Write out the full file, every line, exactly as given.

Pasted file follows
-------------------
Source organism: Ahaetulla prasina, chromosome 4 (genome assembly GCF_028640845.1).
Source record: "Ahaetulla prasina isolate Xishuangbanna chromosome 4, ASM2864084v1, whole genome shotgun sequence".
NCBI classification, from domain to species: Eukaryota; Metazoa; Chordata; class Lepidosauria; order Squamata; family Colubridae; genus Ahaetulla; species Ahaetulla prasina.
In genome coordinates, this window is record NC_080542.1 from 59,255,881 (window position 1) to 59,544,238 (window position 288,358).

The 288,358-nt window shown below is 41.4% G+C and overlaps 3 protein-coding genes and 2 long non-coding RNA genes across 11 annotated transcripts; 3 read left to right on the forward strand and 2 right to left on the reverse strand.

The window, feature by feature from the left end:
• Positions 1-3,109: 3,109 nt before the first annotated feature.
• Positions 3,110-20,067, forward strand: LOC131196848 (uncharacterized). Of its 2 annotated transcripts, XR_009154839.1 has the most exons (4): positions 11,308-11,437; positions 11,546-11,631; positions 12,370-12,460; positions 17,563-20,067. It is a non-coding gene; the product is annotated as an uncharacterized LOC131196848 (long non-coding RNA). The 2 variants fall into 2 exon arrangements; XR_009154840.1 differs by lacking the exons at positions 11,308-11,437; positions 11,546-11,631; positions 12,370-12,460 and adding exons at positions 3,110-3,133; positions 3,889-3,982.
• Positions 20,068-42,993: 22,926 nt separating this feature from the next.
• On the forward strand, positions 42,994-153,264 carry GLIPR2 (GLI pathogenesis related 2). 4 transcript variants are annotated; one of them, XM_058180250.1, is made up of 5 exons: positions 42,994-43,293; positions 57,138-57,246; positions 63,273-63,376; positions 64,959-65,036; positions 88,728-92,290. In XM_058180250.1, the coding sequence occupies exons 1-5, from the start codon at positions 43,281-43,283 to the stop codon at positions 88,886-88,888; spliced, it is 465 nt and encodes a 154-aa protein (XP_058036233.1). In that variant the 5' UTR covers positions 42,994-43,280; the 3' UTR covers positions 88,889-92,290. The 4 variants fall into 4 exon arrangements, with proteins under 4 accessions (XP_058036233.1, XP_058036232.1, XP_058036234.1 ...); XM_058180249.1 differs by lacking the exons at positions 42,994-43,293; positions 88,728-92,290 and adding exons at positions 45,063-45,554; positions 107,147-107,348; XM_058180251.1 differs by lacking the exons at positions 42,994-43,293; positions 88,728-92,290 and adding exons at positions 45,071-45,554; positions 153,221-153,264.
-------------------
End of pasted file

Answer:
Source organism: Ahaetulla prasina, chromosome 4 (genome assembly GCF_028640845.1).
Source record: "Ahaetulla prasina isolate Xishuangbanna chromosome 4, ASM2864084v1, whole genome shotgun sequence".
NCBI classification, from domain to species: Eukaryota; Metazoa; Chordata; class Lepidosauria; order Squamata; family Colubridae; genus Ahaetulla; species Ahaetulla prasina.
In genome coordinates, this window is record NC_080542.1 from 59,255,881 (window position 1) to 59,544,238 (window position 288,358).

The 288,358-nt window shown below is 41.4% G+C and overlaps 3 protein-coding genes and 2 long non-coding RNA genes across 11 annotated transcripts; 3 read left to right on the forward strand and 2 right to left on the reverse strand.

The window, feature by feature from the left end:
• Positions 1-3,109: 3,109 nt before the first annotated feature.
• Positions 3,110-20,067, forward strand: LOC131196848 (uncharacterized). Of its 2 annotated transcripts, XR_009154839.1 has the most exons (4): positions 11,308-11,437; positions 11,546-11,631; positions 12,370-12,460; positions 17,563-20,067. It is a non-coding gene; the product is annotated as an uncharacterized LOC131196848 (long non-coding RNA). The 2 variants fall into 2 exon arrangements; XR_009154840.1 differs by lacking the exons at positions 11,308-11,437; positions 11,546-11,631; positions 12,370-12,460 and adding exons at positions 3,110-3,133; positions 3,889-3,982.
• Positions 20,068-42,993: 22,926 nt separating this feature from the next.
• On the forward strand, positions 42,994-153,264 carry GLIPR2 (GLI pathogenesis related 2). 4 transcript variants are annotated; one of them, XM_058180250.1, is made up of 5 exons: positions 42,994-43,293; positions 57,138-57,246; positions 63,273-63,376; positions 64,959-65,036; positions 88,728-92,290. In XM_058180250.1, the coding sequence occupies exons 1-5, from the start codon at positions 43,281-43,283 to the stop codon at positions 88,886-88,888; spliced, it is 465 nt and encodes a 154-aa protein (XP_058036233.1). In that variant the 5' UTR covers positions 42,994-43,280; the 3' UTR covers positions 88,889-92,290. The 4 variants fall into 4 exon arrangements, with proteins under 4 accessions (XP_058036233.1, XP_058036232.1, XP_058036234.1 ...); XM_058180249.1 differs by lacking the exons at positions 42,994-43,293; positions 88,728-92,290 and adding exons at positions 45,063-45,554; positions 107,147-107,348; XM_058180251.1 differs by lacking the exons at positions 42,994-43,293; positions 88,728-92,290 and adding exons at positions 45,071-45,554; positions 153,221-153,264.